What does the future of wearable devices look like?

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Many experts claimed that the wearable tech industry is maturing, especially since ownership of smartwatches and smart headsets are projected to increase in the coming years.

Gartner published research that revealed wearable device sales worldwide are projected to grow by 18.4% this year.

“Though the sales of smartwatches are the one of the strongest types of wearables, their adoption will remain much below sales of smartphones. For example, in 2016 more than 374 million smartphones will sell in mature market countries and in large urban areas of emerging market countries, for example, in Hong Kong and Singapore,” said Angela McIntyre, research director at Gartner.

But what does the future hold for the wearable tech industry? Read on below to get an idea of what to expect in the future, says freelance writer JB of JTechnology.

Standalone VR devices

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Most VR devices are still dependent on its paired technologies to run, but this won’t last for long. Amongst the many tech manufacturers on the market, Samsung is focused on producing innovative and revolutionary technologies for the future. They have successful wearables that are making sales currently, from their VR headset to their smartwatches. But, recent reports claimed that the Korean tech giant is working on an untethered and dedicated VR headset that doesn’t need to be paired with any other devices (smartphone, tablet, PC or console).

This isn’t a new direction for Samsung as they were able to defeat their competitors in the smartwatch arena when they released their standalone Gear watch that had its own built-in Nano SIM slot. Although a Samsung representative confirmed the news, he said it might take them a few more years to complete it. Currently, the tech giant has bundled their Gear VR with their latest flagship, Galaxy S7.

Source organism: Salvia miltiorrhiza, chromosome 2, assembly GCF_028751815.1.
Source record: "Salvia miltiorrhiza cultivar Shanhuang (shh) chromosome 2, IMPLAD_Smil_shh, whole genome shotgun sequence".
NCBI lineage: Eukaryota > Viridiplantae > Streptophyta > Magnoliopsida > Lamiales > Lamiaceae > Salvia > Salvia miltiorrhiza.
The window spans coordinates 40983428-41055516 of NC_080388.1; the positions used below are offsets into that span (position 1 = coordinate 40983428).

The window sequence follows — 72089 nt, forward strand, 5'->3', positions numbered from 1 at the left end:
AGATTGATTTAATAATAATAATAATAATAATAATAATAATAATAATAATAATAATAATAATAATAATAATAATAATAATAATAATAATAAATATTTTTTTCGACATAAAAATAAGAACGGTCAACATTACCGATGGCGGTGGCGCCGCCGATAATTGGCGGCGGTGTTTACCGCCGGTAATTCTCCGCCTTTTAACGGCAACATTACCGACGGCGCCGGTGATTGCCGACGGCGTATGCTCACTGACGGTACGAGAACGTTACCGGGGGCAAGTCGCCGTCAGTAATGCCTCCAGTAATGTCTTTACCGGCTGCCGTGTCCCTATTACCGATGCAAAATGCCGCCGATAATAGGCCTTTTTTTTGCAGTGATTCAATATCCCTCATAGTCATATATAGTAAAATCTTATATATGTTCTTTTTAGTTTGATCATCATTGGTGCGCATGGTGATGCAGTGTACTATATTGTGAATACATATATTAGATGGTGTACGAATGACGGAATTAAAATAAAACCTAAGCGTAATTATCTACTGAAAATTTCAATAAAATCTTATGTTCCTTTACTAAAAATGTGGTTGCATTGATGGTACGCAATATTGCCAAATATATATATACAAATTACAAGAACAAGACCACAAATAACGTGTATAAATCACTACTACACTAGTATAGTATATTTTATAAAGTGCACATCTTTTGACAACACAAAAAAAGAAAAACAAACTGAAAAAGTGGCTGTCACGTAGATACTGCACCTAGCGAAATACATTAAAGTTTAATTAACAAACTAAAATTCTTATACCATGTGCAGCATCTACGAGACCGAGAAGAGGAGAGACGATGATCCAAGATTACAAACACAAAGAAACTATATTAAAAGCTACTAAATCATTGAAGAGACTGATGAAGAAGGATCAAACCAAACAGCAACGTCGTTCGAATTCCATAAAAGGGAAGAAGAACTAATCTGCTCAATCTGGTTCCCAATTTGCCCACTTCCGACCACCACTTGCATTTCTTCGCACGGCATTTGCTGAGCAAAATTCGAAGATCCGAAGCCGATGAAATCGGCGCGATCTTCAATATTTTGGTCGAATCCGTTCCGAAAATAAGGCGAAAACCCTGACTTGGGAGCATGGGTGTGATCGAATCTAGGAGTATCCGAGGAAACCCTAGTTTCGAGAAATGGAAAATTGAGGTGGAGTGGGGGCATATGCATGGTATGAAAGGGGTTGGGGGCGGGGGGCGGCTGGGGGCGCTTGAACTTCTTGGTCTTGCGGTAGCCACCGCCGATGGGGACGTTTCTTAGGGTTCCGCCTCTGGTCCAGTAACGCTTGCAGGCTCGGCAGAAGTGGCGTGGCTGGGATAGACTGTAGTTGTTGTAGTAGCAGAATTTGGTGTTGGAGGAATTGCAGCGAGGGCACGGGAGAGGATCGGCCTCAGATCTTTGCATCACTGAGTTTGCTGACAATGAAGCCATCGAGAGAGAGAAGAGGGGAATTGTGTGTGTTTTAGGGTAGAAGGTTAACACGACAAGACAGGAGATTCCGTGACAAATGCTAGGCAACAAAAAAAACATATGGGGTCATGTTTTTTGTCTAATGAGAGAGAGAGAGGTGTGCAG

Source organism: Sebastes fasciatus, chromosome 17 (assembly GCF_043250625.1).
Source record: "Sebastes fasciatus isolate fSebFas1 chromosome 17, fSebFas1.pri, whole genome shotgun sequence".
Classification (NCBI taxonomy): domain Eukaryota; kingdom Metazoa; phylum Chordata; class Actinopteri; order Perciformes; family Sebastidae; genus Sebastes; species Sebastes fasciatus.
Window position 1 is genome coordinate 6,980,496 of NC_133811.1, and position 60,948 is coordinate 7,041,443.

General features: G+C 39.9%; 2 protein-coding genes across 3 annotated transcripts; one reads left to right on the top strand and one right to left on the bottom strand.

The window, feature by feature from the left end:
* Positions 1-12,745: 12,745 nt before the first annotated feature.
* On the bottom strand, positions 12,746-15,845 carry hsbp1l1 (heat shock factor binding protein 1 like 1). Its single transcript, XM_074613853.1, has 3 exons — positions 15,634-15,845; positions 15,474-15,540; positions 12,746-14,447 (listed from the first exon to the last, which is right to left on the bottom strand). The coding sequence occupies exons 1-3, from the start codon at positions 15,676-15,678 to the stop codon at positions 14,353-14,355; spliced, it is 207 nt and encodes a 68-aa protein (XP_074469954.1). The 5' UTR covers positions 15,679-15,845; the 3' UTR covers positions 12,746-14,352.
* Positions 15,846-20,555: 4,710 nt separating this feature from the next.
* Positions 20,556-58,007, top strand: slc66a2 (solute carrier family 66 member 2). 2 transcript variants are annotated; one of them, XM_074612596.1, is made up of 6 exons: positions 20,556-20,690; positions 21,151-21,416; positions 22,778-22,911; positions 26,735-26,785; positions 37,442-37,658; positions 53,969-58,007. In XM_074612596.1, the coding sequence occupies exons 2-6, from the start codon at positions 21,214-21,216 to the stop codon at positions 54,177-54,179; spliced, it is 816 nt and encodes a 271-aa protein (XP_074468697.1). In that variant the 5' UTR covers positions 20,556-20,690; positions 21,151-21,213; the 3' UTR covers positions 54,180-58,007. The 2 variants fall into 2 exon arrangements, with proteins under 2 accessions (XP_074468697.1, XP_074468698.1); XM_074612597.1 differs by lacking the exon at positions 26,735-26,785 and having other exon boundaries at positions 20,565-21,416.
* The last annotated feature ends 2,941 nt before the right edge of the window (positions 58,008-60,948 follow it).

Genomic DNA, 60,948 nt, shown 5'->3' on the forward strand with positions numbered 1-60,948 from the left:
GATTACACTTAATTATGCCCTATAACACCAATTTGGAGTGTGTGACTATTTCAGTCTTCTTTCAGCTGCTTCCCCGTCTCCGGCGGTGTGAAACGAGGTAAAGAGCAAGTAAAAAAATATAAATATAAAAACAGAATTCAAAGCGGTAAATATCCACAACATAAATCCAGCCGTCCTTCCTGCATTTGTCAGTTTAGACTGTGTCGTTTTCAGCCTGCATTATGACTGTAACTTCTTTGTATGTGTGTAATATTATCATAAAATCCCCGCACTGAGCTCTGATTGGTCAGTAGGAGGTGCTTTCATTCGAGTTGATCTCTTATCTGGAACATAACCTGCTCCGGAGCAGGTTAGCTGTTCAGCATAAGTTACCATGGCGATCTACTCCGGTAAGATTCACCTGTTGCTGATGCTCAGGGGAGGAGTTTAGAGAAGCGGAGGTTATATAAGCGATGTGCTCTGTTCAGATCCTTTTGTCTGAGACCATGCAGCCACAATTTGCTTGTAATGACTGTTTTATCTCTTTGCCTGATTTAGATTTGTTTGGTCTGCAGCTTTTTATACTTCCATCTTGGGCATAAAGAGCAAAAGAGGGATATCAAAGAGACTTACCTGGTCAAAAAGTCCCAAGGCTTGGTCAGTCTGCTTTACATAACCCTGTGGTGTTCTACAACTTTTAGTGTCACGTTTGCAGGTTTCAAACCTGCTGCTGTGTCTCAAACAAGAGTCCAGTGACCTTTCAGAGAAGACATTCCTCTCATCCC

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Photo Credit: fdecomite via Compfight cc

Based on the information published by O2, customers gave the handset an overall rating of 4.9-star out of 5 for its great performance and upgraded functionalities, one of which is the built-in cooling system that ensures the handset doesn’t experience overheating from excessive use. Thus, even with continuous usage of Galaxy S7 on the Gear VR, it won’t stop working due to overheating. Hopefully, Samsung will be the first to release a standalone VR tech, as Google is also rumored to be developing their own dedicated VR device.

Assisting specialised health

Wearable devices are commonly linked to the healthcare industry, as the popular smartwatches have been notable for their health tracking and managing features. However, expect that wearables will soon be focused on specialised health assistance rather than the basic ones (heart rate monitor, stress level tracker etc.).

Photo Credit: maikel_nai via Compfight cc
Photo Credit: maikel_nai via Compfight cc

The most recent news related to this was Google’s plan to release a contact lens that can monitor blood glucose of patients non-invasively. According to Brian Otis of Google X team, they are now developing a smart contact lens that can measure glucose levels in tears. It will be using “a tiny wireless chip and miniaturised glucose sensor” that is embedded in the thin layers of the lens. Google currently calls it ‘Project Iris’. It hopes to counter the growing number of patients with Diabetes in the future.

Implantable microchip

The most futuristic concept of wearable technology is forecasting implantable microchips that will be inserted into the human body. There are early adopters of implantable RFID technology although very minimal. Said tech promises to keep personal information safe and help to save time automating processes, such as wirelessly paying for groceries at shops as well as unlocking doors at home, even without the use of a key. The RFID is a chip that has a built-in antenna and a capacitor that sends radio frequency energy from reading devices wirelessly.

Scientists said the implantable microchips are “unavoidable,” especially now consumers want to live a life where everything is done quickly and efficiently.

Government and tech companies will lead the way by presenting the reasons why users need to be a ‘verified’ human. Livestock and pets are the most common user of RFID, where an implantable tag is widely used as a valuable tracking tool for large ranches and in our home environments. And it might not be long before, humans are also implanted with this specific microchip.

 Jennifer Birch, freelance writer of JTechnology
Freelance writer, JTechnology

The future of wearables looks very promising at this point. Although it might take longer than expected before they replace mobile devices with wearable devices slowly becoming a reliable technology for different industries.

The author of this blog is freelance writer JB of JTechnology.

Comment on this article below or via Twitter: @IoTNow_ OR @jcIoTnow

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